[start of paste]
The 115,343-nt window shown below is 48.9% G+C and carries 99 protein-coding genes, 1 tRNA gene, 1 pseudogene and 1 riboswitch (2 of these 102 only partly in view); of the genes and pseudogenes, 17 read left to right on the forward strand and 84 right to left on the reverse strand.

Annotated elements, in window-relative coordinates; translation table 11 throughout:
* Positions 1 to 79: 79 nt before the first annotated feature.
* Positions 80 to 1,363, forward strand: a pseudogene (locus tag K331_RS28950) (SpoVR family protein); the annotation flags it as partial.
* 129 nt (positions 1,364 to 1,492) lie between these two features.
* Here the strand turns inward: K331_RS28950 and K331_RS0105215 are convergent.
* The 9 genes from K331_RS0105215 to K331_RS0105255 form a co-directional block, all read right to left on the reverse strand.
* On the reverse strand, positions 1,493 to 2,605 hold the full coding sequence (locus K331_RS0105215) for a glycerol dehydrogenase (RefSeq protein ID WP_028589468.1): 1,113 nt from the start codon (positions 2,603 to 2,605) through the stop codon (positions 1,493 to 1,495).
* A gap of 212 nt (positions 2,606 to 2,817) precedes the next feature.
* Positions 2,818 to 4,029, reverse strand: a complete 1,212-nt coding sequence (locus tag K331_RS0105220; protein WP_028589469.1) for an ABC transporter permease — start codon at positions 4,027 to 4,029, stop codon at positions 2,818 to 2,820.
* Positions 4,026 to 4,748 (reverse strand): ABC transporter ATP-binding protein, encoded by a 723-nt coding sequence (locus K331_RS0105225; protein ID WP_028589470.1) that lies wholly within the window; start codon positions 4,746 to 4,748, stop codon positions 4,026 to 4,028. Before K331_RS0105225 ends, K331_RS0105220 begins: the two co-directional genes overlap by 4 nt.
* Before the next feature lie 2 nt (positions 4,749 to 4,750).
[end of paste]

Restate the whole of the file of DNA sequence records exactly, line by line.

The 115,343-nt window shown below is 48.9% G+C and carries 99 protein-coding genes, 1 tRNA gene, 1 pseudogene and 1 riboswitch (2 of these 102 only partly in view); of the genes and pseudogenes, 17 read left to right on the forward strand and 84 right to left on the reverse strand.

Annotated elements, in window-relative coordinates; translation table 11 throughout:
* Positions 1 to 79: 79 nt before the first annotated feature.
* Positions 80 to 1,363, forward strand: a pseudogene (locus tag K331_RS28950) (SpoVR family protein); the annotation flags it as partial.
* 129 nt (positions 1,364 to 1,492) lie between these two features.
* Here the strand turns inward: K331_RS28950 and K331_RS0105215 are convergent.
* The 9 genes from K331_RS0105215 to K331_RS0105255 form a co-directional block, all read right to left on the reverse strand.
* On the reverse strand, positions 1,493 to 2,605 hold the full coding sequence (locus K331_RS0105215) for a glycerol dehydrogenase (RefSeq protein ID WP_028589468.1): 1,113 nt from the start codon (positions 2,603 to 2,605) through the stop codon (positions 1,493 to 1,495).
* A gap of 212 nt (positions 2,606 to 2,817) precedes the next feature.
* Positions 2,818 to 4,029, reverse strand: a complete 1,212-nt coding sequence (locus tag K331_RS0105220; protein WP_028589469.1) for an ABC transporter permease — start codon at positions 4,027 to 4,029, stop codon at positions 2,818 to 2,820.
* Positions 4,026 to 4,748 (reverse strand): ABC transporter ATP-binding protein, encoded by a 723-nt coding sequence (locus K331_RS0105225; protein ID WP_028589470.1) that lies wholly within the window; start codon positions 4,746 to 4,748, stop codon positions 4,026 to 4,028. Before K331_RS0105225 ends, K331_RS0105220 begins: the two co-directional genes overlap by 4 nt.
* Before the next feature lie 2 nt (positions 4,749 to 4,750).